Much to his annoyance, Harold Camping wakes up. Animal welfare groups say that most of the UK’s two million pet rabbits are being poorly treated. The e-Learning Foundation says that children without internet access are left behind in the exam stakes.

Sunday 22 May
A study in the children’s health journal Acta Paediatrica says that children are becoming weaker and less muscular than previous generations. Attacking Libya will have cost the UK £1 billion by the autumn. The National Grid is launching a design competition for the design of new electricity pylons. Some erotic illustrations by René Magritte are to go on show at the Tate Liverpool later this month. Relegation Sunday injects some excitement into the Premier League. AFC Wimbledon win promotion to the Football League; next stop a non-derby against Milton Keynes.

Monday 23 May
The fourth time lucky and the third relaunch for David Cameron’s big society idea today. However, Ryan Giggs grabs the headlines following his parliamentary outing as the man behind the most notorious of ‘super injunctions’. New York begins a ban on smoking in the city’s public parks and on public beaches. In Italy the town council of Camaiore, a town in Tuscany, is offering free days on the beach to the less well off. In Paris Heather Watson becomes the first female British tennis player to win a match at the French Open for 17 years. In Ireland President Obama does the decent thing and actually gets tucked into the Guinness during the obligatory photo shoot.

Tuesday 24 May
President Obama is in London and is forced to play table tennis Mr Cameron. Lord Wei, the PM’s big society tsar, leaves it a day before announcing that he is to stand down from his post. The Organisation for Economic Co-operation (aka the OECD) launches a methodology to measure happiness and wellbeing. The Little Baron admits that the London 2012 ticketing system is not perfect but says that it is better than first-come-first-served systems. Elena Baltacha joins Heather Watson in the second round in Paris. Bob Dylan is 70.

Wednesday 25 May
FIFA’s descent into corruption-induced chaos gathers pace as Sepp Blatter’s only challenger for the presidency of the world governing body, Mohamed bin Hamman, is accused of bribery and suspended from involvement in all football, including, of course, the presidential election. Mayor Boris launches a London-wide system of 150 charging points for electric cars. Economic indicators, including household spending, suggest that the UK’s supposed financial recovery is stalling. Bloomsbury, the publishing house, is to launch a new venture publishing ebooks of out-of-print classics.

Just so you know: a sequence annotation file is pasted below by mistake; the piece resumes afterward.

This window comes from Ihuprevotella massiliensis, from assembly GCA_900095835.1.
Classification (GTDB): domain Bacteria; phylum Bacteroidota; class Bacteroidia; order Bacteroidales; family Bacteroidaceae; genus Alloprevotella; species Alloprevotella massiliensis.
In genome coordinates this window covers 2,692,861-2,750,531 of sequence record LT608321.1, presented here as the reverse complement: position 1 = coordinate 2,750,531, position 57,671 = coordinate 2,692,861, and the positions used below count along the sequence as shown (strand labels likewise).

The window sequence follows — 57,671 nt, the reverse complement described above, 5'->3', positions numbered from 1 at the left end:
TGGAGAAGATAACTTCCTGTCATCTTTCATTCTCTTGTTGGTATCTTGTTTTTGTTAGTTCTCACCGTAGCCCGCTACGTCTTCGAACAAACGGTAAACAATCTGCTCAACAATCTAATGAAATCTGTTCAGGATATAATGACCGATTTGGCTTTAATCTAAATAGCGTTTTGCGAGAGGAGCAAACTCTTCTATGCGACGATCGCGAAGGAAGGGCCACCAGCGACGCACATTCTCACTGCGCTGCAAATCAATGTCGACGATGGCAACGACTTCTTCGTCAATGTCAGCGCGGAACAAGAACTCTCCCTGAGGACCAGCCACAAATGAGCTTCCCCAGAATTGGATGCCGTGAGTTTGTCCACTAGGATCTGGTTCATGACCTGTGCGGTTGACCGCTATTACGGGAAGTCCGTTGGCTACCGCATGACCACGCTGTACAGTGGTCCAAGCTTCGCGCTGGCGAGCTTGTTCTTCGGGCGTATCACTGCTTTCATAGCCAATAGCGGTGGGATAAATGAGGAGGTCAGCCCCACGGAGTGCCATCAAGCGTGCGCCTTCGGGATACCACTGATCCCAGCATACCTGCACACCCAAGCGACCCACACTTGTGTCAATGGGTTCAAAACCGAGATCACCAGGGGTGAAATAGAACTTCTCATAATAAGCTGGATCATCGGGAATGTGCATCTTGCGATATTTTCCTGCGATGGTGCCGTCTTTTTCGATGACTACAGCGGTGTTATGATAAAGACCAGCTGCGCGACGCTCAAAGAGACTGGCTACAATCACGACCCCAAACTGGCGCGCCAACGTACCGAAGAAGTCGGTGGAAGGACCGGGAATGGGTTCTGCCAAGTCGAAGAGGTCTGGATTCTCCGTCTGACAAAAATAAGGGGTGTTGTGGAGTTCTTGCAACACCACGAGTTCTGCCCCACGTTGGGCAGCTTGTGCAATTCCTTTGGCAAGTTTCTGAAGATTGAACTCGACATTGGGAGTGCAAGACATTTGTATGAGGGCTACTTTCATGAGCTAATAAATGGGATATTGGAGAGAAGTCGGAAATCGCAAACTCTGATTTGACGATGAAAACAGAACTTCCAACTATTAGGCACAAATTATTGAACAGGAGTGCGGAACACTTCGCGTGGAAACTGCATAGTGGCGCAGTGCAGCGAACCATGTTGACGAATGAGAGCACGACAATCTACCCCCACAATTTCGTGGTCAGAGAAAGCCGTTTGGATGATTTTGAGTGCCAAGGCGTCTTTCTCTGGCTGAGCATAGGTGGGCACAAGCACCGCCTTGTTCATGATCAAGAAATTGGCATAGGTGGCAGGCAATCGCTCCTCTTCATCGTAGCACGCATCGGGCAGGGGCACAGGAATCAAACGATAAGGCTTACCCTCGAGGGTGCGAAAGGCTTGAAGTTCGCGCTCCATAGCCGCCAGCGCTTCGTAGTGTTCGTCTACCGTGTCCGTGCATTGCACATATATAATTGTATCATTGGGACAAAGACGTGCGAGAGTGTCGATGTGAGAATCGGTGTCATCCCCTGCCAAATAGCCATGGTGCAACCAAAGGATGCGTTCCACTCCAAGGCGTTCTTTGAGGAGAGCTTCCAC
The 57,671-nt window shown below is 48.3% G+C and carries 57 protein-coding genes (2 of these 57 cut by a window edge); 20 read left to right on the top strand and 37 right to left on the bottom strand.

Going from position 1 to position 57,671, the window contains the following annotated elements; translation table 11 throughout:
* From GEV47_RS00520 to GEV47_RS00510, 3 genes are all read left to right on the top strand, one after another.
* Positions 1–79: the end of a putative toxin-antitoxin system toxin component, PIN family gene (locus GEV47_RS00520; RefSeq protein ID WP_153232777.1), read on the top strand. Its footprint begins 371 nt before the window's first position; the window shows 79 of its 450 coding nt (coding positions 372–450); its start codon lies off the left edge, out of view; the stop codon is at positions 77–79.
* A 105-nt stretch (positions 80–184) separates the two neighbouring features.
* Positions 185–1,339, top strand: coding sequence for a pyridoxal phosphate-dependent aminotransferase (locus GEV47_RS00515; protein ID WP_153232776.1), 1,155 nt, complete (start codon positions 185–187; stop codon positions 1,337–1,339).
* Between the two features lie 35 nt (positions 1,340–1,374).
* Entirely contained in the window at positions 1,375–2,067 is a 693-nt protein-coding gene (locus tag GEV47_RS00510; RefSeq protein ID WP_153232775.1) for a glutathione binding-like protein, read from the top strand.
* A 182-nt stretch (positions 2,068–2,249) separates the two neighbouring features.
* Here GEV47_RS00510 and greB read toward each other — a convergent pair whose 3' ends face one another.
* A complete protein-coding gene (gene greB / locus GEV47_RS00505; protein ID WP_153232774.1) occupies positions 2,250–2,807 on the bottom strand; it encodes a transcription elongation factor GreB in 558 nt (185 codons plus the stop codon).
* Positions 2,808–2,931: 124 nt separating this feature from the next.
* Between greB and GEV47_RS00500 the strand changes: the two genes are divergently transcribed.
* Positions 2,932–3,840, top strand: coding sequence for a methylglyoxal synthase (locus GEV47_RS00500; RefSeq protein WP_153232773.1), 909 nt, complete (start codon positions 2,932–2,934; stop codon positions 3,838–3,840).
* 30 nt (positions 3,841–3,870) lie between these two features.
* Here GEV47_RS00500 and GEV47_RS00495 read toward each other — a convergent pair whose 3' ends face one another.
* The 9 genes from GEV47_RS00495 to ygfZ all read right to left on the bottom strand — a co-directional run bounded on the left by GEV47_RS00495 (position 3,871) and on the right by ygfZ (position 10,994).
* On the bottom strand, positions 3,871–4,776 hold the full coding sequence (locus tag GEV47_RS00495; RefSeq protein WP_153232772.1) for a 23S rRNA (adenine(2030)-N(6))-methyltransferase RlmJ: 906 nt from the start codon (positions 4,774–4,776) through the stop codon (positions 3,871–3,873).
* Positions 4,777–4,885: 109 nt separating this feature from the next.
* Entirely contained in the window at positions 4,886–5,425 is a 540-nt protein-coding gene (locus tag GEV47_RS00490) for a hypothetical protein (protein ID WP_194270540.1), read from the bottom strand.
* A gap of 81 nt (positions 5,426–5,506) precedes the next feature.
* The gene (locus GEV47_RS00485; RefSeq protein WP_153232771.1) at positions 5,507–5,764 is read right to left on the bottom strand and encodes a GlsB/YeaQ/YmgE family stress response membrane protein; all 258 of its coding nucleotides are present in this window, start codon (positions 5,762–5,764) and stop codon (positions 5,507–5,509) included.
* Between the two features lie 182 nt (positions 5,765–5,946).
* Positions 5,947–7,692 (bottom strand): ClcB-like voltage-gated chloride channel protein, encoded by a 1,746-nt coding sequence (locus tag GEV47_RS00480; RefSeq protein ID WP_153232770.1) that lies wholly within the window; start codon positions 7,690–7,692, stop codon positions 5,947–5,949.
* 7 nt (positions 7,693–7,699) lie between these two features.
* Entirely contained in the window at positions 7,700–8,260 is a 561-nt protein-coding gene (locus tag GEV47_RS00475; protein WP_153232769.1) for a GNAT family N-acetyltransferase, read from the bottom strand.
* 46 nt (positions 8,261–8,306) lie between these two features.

Thursday 26 May
Brighton marks the honouring of Aung San Sun Kyi with the freedom of the city by unveiling a mural of the Burmese democracy leader. The Geordie nation is up in arms at the sacking of Cheryl Cole from the US version of the X Factor; her accent, rather than the audience, was felt to be “too thick”. The first festival of contemporary Arab arts will bring artists, writers and musicians from the Arab spring to London this July. In India work is to begin on restoring the medieval walled city of Lahore. In Eton the organisers of London 2012 confirm that the crosswinds on Dorney Lake could mean time trials to decide the rowing medals. No British women make it through to the third round of the Paris Open. Leonara Carrington, noted surrealist artist, dies in Mexico City at the age of 94.

Friday 27 May
Sports minister Hugh Robertson says that the FIFA situation is “fast descending into farce”. Radio 4 is to clear its schedule for the staging of Vasily Grossman’s Life and Fate, a wartime epic. Boris unveils a prototype of the new Routemaster bus. Yorkshire is planning to enter the bidding to host the grand départ of the Tour de France.

Saturday 28 May
Lionel Messi (named by his father after the singer Lionel Ritchie, hence the anglicised pronunciation) sinks Manchester United at Wembley to take the Champions League title. Health secretary Andrew Lansley reverses the decision to freeze spending on public health advertising. There are fears among some of the cultural commentariat that the 2012 Cultural Olympiad will be dominated by Shakespeare at the expense of other writers worthy of recognition. Gil Scott-Heron dies at the age of 62.

Sunday 29 May
To the surprise of no one Sepp Blatter is cleared of corruption charges by the FIFA ethics committee (sic). A new book names the 100 places that have made the modern nation; castles, cathedrals and the Cavern are all in. A study by the University of Kent into the legacy of the Athens Games in 2004 concludes that there was little impact on grassroots participation; the same is likely, they suggest, to be true for London 2012. The Badminton World Federation finds that the recommendation that female badminton players be obliged to wear skirts for matches requires “further study”.

Monday 30 May
The National Trust is trialling benches that play a recording of a celebrity’s thoughts on the view when someone sits on them. Whitehall has been found to be spending £56 million a day on private contractors. The RSPB says that public interest in birds has had a positive impact on bird welfare. Las Vegas is set to be the new focal point for dance culture, luring top-name DJs to lure a younger audience to the tables. Swansea City will be in the Premier League next season after beating Reading in the play-off final. A last-day Sri Lanka batting collapse hands the first Test to England in Cardiff.

Tuesday 31 May
Blatter feigns surprise when re-elected as FIFA president in a one-candidate vote after calls by the FA representative to postpone the election. The Venice Biennale opens, including Mike Nelson’s installation within the British pavilion. Those bidding for London 2012 wake up to find whether money has been taken from their accounts; LOCOG braces itself for disappointment.



the world of leisure
May 2011

Monday 2 May:
A study published in the journal Neurology says that obesity in middle age raises the risk of dementia by 300%.



Wednesday 4 May:
James Priest, a 53-year-old Briton, is appointed to the post of head gardener at Giverny in Normandy, the former home of Claude Monet and one of the most prestigious horticultural jobs in France.